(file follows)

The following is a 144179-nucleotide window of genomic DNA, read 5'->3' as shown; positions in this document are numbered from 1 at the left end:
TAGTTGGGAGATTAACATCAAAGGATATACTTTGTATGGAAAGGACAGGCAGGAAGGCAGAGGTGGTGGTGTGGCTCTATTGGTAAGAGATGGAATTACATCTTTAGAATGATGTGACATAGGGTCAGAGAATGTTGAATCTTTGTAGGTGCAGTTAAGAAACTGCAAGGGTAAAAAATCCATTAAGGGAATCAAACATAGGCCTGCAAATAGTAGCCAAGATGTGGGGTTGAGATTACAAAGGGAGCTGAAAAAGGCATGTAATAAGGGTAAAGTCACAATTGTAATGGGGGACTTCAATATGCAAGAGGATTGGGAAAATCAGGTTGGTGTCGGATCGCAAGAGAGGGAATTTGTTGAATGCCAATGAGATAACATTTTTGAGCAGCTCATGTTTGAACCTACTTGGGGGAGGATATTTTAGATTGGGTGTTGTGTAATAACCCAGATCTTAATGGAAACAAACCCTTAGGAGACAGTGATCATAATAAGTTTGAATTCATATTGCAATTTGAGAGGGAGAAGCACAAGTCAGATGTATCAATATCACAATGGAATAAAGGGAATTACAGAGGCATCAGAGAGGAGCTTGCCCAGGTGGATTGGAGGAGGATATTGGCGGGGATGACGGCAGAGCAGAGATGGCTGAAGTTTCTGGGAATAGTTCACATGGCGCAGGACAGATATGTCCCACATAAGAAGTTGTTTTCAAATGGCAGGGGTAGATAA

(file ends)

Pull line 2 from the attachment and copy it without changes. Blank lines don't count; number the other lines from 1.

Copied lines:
TAGTTGGGAGATTAACATCAAAGGATATACTTTGTATGGAAAGGACAGGCAGGAAGGCAGAGGTGGTGGTGTGGCTCTATTGGTAAGAGATGGAATTACATCTTTAGAATGATGTGACATAGGGTCAGAGAATGTTGAATCTTTGTAGGTGCAGTTAAGAAACTGCAAGGGTAAAAAATCCATTAAGGGAATCAAACATAGGCCTGCAAATAGTAGCCAAGATGTGGGGTTGAGATTACAAAGGGAGCTGAAAAAGGCATGTAATAAGGGTAAAGTCACAATTGTAATGGGGGACTTCAATATGCAAGAGGATTGGGAAAATCAGGTTGGTGTCGGATCGCAAGAGAGGGAATTTGTTGAATGCCAATGAGATAACATTTTTGAGCAGCTCATGTTTGAACCTACTTGGGGGAGGATATTTTAGATTGGGTGTTGTGTAATAACCCAGATCTTAATGGAAACAAACCCTTAGGAGACAGTGATCATAATAAGTTTGAATTCATATTGCAATTTGAGAGGGAGAAGCACAAGTCAGATGTATCAATATCACAATGGAATAAAGGGAATTACAGAGGCATCAGAGAGGAGCTTGCCCAGGTGGATTGGAGGAGGATATTGGCGGGGATGACGGCAGAGCAGAGATGGCTGAAGTTTCTGGGAATAGTTCACATGGCGCAGGACAGATATGTCCCACATAAGAAGTTGTTTTCAAATGGCAGGGGTAGATAA